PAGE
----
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No worries, folks! This struggle does not belong to me (thank goodness). However, it is something that one of my best friends is dealing with at the present time.

I contacted my Vietnamese friend Maggie yesterday evening just to check in with her after Tuesday’s tumultuous election night. As I previously shared with you all, she contacted me the night before the election to tell me that she was scared of how things might go. At the time, I tried to assure her that everything would be fine and that as long as we voted, we’d done our part. Now I was reaching back out trying to find my own answers.

She told me that she was trying to be more hopeful, as I instructed her to be days before, but was still nervous about what the results meant for our country. She was also confused, because quite a few people in her life were Trump supporters. She told me that some of her boyfriend’s friends (he’s White) were happy about the election results, which she was, of course, not happy to hear. “It makes me wonder what they really think of minorities…and me” she said in a message. I told her that if his friends treat her well and haven’t given her reason in the past to distance herself from them, I wouldn’t say that she needs to avoid them completely. “But keep your eyes and ears open, Maggie,” I replied. People have a habit of smiling in your face and then calling you everything but a child of God behind your back.

And while she could find relief in the fact that the majority of her boyfriend’s friends are not Trump supporters, she was conflicted about what to do in terms of one close friend.

After sharing with me her surprise at not realizing how many people in this country are closeted racists, misogynists and generally beings filled with hate, she informed me that a friend text her during our conversation to confess that she, too, had voted for Donald Trump. “This is a young, educated white woman we’re talking about,” she said, completely in shock. And while Maggie’s friend said that she only voted for him because she agrees with his plans on ways to going about changing the economy, Maggie also said that the young woman had once stood in her kitchen and admitted to supporting the ban on Muslims.

So much for it only being out the economy…

Maggie now found herself wondering if, in the aftermath of Tuesday’s election and the wake-up call it’s given many on the people around us, she should distance herself from her friend. “I can’t say for sure whether or not I can look past this.” That was the last thing she text me before calling it a night — or going off to be in deep thought.

My own advice to her wasn’t necessarily positive, to be honest. I’m still completely waist-deep in my feelings about the results, so I basically told her that her friend was a troll. Not my exact words. They were actually a lot worse…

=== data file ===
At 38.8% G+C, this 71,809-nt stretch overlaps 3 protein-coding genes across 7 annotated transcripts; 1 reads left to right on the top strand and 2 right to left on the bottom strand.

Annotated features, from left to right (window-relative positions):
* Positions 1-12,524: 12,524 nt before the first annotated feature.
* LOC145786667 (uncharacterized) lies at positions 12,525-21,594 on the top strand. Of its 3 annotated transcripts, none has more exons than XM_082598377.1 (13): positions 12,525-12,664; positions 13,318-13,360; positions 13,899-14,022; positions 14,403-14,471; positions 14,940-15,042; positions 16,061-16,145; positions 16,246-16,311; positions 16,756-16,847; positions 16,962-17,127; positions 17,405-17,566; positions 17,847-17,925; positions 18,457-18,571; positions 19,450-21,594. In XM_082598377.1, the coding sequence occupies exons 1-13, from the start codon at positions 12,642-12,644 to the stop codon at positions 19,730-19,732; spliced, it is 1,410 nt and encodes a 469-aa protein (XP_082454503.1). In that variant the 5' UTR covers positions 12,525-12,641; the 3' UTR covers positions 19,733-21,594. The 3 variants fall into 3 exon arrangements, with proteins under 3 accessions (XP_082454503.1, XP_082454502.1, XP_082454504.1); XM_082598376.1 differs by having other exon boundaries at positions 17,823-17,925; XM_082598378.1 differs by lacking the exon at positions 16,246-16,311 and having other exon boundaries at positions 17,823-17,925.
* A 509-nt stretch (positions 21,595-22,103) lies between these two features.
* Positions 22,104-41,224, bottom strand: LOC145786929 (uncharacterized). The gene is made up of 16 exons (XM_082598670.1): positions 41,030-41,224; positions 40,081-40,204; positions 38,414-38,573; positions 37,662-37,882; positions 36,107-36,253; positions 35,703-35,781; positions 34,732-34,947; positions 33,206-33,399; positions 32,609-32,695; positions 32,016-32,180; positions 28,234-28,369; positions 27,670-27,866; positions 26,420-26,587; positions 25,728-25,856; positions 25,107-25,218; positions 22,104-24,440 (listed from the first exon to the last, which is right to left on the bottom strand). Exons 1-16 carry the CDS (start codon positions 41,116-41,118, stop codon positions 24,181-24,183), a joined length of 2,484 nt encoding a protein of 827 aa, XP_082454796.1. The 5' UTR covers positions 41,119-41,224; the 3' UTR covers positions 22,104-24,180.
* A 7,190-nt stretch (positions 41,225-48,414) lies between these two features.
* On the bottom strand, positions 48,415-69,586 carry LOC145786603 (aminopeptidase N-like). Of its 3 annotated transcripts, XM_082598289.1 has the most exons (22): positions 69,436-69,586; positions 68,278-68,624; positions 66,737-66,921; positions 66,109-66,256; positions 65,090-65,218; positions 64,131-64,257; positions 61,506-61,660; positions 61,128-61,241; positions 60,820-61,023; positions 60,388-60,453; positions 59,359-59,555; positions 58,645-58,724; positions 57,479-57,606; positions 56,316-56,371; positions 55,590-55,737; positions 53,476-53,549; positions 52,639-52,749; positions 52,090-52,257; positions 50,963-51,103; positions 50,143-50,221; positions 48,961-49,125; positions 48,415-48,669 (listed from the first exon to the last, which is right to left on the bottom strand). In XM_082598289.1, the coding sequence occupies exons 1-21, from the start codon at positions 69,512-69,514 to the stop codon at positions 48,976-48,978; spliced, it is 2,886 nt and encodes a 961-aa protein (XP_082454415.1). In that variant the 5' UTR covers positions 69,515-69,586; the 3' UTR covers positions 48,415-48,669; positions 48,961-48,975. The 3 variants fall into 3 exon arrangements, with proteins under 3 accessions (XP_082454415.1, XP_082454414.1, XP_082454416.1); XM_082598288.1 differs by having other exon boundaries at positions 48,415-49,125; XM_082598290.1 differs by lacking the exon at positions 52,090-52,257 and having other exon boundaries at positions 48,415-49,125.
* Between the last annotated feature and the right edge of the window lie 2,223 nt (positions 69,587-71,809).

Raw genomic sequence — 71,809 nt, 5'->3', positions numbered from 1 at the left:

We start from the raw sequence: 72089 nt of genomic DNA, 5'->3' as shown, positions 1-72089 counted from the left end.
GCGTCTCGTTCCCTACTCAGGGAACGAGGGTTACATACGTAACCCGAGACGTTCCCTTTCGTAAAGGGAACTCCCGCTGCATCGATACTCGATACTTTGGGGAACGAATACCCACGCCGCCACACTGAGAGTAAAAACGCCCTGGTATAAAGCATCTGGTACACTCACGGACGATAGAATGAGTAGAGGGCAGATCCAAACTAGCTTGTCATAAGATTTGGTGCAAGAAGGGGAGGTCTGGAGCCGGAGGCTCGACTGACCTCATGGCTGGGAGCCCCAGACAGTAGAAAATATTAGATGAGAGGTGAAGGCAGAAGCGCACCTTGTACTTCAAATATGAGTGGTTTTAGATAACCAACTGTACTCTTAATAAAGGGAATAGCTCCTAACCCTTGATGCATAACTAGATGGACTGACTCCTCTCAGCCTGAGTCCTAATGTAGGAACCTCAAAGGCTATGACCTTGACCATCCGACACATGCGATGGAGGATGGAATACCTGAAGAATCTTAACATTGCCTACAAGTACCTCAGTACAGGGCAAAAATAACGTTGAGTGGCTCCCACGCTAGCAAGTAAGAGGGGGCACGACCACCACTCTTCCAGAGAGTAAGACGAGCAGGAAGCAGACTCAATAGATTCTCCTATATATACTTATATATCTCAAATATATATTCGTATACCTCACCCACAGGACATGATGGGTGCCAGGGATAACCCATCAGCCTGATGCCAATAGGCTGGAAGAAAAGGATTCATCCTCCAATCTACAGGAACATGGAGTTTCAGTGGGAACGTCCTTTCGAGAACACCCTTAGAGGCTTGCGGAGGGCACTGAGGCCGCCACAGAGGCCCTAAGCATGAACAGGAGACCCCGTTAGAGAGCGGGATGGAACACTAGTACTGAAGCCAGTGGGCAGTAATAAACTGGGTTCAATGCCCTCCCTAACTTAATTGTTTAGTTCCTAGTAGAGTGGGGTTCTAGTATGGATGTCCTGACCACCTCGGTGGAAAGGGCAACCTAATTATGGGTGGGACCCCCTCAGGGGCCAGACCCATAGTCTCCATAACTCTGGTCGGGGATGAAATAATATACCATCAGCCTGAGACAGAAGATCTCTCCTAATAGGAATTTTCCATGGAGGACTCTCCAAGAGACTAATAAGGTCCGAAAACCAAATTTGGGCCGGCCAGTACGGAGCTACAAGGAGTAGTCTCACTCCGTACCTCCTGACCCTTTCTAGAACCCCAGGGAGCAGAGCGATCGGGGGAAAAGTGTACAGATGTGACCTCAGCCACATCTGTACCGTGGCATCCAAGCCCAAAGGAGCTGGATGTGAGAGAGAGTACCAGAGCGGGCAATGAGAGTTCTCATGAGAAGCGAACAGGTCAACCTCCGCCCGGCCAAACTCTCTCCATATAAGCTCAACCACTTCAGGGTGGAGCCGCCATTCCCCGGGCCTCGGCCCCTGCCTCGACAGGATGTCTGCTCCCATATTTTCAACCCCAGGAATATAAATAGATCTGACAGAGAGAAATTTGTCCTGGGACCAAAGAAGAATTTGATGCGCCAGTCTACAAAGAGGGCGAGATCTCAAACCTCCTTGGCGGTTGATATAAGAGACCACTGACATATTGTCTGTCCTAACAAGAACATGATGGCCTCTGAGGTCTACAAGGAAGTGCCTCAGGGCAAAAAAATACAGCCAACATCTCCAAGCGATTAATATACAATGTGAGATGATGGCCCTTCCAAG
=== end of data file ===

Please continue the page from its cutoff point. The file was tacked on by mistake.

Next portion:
But I digress.

I really had to think about it, though. While I could give her all of the advice on how to deal with her friend, I wondered the exact same thing that she did. If someone I called friend who hadn’t treated me poorly had very questionable views and was a Trump supporter to boot, could I look past it and still embrace them?

I’ve actually seen quite a few stories online since Tuesday with people lamenting the choices their own family members made to vote for Trump. With the impact his election and an all-Republican Congress could have on women’s health, immigration, the Affordable Care Act, and the overall climate of the country we live in, those writers were quite hurt. And while you can’t choose your family, you do have all the say in your friends. If one of them made the decision to support a bigot and help him become the president of the United States, one can’t help but feel the need to wonder if they really know that friend.

Overall, it’s an intense situation. It’s easy to cut off old college friends on social media and associates you don’t really spend that much time with. It’s nowhere near a simple task when it comes to distancing yourself from people you value in your life. So what’s the best move for you? You either ask yourself, “If they think this way, how can we be friends?” or step up and give them a different perspective in the hopes that they might eventually see things differently, or at least see where you’re coming from. It is true that people can change. Well, maybe not Donald Trump — but most people.


Image via Shutterstock

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